Painting kitchen cabinets are all the rage right now, and the old style of golden oak cabinets are fading in popularity.
If you are here, it is likely that you are researching how to paint your cabinets and want to find a solid answer to – Should I Sand My Kitchen Cabinets Before Painting, because you want your cabinets to be flawless and durable.
You may have even seen some products out there that claim you do not have to sand your cabinet doors and boxes before painting. Meanwhile, other experts exclaim that you must not skip scuff sanding the surface!
I get that this creates so much confusion!
Moreover, all you want is kitchen cabinets doors and drawer fronts that are as durable as they are beautiful. So I am here to give you my expert advice on sanding kitchen cabinets before repainting.
Products That Claim – No Sanding Required
First of all, let’s discuss some of the products that I have heard of the market, “No Sanding Required.”
Rust-oleum Cabinet Transformation. According to Rust-oleum literature, you can cut the mess of painting by not sanding before priming and painting cabinets if you use Cabinet Transformation. However, there are better products on the market to paint your cabinets.
Painting your kitchen cabinets is a time-consuming and challenging process. Why wouldn’t you want to take the extra precaution and steps to make sure your cabinets look great and stand the abuses of a kitchen.
Why You Need to Sand Your Cabinets Before Painting
It makes it easier for the material to accept the paint. To say it another way, you need to scuff sand your kitchen cabinets before painting because sanding creates a grooved surface for the paint to stick.
Sanding makes the paint stick better!
Sanding gives you a more durable finish!
Do I have you convinced that sanding your cabinets before you paint is a good idea?
How to Sand Kitchen Cabinets
Here I will inform you of what to do before your sand, how to sand, and lastly, what to do after you sand Kitchen Cabinets for Painting.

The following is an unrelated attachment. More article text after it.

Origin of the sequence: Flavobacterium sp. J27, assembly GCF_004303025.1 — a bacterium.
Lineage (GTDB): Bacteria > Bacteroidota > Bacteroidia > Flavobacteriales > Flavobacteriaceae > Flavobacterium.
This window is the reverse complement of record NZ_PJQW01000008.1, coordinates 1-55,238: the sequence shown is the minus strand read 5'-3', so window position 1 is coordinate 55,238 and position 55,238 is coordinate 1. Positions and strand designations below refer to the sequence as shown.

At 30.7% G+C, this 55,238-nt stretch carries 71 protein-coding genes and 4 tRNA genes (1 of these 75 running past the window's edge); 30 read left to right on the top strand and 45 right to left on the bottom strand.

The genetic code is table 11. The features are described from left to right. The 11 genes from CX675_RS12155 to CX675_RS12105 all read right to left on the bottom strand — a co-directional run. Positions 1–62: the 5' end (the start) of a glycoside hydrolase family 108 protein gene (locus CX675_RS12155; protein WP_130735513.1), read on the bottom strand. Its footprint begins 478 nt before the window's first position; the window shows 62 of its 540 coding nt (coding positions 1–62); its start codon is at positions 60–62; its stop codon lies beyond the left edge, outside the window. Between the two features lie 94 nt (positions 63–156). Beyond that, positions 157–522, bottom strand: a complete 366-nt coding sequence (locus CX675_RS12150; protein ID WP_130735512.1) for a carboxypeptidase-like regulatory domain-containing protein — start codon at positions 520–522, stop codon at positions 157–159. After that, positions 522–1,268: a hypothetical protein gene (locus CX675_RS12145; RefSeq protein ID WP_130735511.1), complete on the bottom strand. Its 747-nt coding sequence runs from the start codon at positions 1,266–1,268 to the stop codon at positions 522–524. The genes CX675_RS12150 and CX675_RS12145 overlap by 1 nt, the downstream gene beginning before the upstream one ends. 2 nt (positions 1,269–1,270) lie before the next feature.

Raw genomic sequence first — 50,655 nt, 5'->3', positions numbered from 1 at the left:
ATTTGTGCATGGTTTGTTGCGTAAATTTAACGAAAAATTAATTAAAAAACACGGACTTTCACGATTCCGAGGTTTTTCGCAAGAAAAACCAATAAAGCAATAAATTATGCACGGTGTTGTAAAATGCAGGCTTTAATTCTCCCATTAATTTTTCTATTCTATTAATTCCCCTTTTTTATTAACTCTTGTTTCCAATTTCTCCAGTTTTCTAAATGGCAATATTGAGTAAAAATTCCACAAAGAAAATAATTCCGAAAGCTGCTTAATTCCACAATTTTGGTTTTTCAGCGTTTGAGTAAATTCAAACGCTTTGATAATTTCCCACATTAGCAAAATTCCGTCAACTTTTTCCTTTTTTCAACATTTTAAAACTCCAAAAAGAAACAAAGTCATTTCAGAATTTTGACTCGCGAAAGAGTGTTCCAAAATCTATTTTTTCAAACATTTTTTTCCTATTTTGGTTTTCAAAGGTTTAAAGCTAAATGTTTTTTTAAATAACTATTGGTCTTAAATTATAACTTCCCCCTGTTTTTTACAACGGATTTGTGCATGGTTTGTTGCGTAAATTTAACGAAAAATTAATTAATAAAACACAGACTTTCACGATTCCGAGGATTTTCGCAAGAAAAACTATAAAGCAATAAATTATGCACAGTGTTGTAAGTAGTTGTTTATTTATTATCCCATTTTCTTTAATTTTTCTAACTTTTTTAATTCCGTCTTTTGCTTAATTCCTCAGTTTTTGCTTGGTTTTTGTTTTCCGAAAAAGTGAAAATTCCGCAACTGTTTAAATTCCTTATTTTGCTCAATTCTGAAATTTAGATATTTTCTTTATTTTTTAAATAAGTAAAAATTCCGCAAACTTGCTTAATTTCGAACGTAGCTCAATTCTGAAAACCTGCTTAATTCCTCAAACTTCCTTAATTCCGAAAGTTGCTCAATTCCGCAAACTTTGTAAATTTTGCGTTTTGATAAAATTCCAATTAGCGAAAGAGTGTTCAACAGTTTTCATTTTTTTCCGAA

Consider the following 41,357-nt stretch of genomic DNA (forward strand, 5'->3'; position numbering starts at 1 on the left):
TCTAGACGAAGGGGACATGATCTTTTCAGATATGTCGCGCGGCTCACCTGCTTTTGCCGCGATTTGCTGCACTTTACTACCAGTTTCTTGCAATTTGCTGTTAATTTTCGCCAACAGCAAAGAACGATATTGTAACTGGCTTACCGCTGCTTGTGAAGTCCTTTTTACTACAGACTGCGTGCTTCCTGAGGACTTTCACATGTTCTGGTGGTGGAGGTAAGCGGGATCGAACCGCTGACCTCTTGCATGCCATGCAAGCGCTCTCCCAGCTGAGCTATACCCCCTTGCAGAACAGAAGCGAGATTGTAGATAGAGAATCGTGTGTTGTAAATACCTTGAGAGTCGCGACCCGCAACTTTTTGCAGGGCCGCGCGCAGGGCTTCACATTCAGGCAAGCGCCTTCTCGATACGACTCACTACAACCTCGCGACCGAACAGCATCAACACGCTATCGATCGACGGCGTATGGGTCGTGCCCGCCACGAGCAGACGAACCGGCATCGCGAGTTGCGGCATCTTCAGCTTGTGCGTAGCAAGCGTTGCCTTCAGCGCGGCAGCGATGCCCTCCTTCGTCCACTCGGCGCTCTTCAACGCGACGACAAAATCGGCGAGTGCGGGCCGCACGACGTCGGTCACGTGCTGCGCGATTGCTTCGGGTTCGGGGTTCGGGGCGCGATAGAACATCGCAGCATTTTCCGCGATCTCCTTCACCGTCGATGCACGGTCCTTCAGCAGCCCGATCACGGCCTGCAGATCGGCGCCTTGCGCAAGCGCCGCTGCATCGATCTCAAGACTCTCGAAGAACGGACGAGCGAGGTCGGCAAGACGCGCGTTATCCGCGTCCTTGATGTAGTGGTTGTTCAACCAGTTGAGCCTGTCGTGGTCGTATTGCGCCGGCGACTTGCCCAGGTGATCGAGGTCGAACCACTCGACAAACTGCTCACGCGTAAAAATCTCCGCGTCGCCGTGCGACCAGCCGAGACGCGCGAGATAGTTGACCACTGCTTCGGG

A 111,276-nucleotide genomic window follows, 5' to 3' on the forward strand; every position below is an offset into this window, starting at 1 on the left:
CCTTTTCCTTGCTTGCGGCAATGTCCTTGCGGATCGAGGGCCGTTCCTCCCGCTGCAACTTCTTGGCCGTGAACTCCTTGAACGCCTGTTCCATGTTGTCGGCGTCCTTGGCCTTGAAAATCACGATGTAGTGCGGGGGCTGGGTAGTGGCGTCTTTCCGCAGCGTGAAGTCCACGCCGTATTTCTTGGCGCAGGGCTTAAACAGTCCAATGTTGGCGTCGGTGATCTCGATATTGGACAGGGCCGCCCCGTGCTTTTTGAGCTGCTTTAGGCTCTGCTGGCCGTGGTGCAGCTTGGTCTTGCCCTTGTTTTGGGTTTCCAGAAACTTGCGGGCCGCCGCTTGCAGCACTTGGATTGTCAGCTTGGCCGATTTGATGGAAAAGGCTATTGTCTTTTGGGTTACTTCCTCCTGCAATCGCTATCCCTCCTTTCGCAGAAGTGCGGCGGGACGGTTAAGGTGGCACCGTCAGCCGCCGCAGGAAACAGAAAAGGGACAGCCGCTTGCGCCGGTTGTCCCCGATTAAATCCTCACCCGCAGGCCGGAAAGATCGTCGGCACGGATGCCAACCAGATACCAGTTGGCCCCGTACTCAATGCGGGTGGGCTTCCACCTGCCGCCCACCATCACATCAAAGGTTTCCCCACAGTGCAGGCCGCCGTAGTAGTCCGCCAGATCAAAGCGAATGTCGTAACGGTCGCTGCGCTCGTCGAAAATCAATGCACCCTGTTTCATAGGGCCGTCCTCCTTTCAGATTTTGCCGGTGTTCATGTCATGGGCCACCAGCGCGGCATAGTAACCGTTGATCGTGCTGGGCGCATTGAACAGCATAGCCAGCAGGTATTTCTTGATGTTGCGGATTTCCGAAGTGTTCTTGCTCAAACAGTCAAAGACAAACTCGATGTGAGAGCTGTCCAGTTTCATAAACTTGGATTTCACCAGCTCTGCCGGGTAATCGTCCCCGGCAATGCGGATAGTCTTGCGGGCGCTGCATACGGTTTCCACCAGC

What to do before you sand cabinets
First, to deep clean your cabinets and remove all dust, grease, and grime that is on the surface. You cannot sand off the dirt. If you don’t clean before sanding, contaminates (like cooking grease) will be pressed down into the wood. Contaminates will keep the soon be applied paint for sticking.
You can remove the doors here in the process or wait until after you wash them down. It is totally up to you and situational dependent.
With all these products, I would recommend using a dish sponge so that you can thoroughly press down on the thicker grease spots. Also, all these products should be rinsed off of the cabinet doors before sanding. You don’t want any contaminates between the wood and paint. You can use clean water to rinse the cabinets or something like denatured alcohol.
If your finger squeaks when you rub the cabinet doors, you know you have them clean, and you are ready to start sanding.
Note: If you or someone as cleaned your cabinets with furniture polish (Pledge), you will need to remove the polish with a solution that is one part water and one part vinegar. Furniture polish has silicone in it, and the products recommended above are designed to remove dirt and grim. They are not formulated to remove the silicone in furniture polish.
How to sand your cabinets before painting
Always wear a dust mask to protect your lungs from sanding dust and safety glasses to protect your eyes. Do one cabinet door or drawer at a time — sand with the grain using 120-grit sandpaper. The idea is not altogether to remove the finish or old paint, but only to give the surface a light scuff that will give paint ridges to grab.
Lightly, but thoroughly go over the doors, drawers, and cabinet boxes. Use the sanding sponge for scuffing sand the small details on the cabinet drawers and doors. Once you have lightly sanded a door, put it down and go on to the next one. Continue until you are complete.
You will likely be sanding 20 – 40 or more doors, so I recommend that you set up a workstation where you can either comfortably sit or stand. I usually use a couple of sawhorses and 2×4 to make a table. It makes the job some much more comfortable.
What to do After Sanding Cabinets
If you have followed my instructions so far, you are one step closer to both durable and beautiful cabinetry.
Next, you are going to want to clean off all of that fine dust off of everything.
There you have it! This is how to sand cabinet doors before painting. I know sanding is an extra step that is messy and time-consuming, but it is one of the most important steps towards achieving a professional paint job.
Are you looking to paint your cabinets? Do you need help painting yours? If you are in the Houston area, give Ainsworth Painting a call for all your kitchen cabinet painting needs!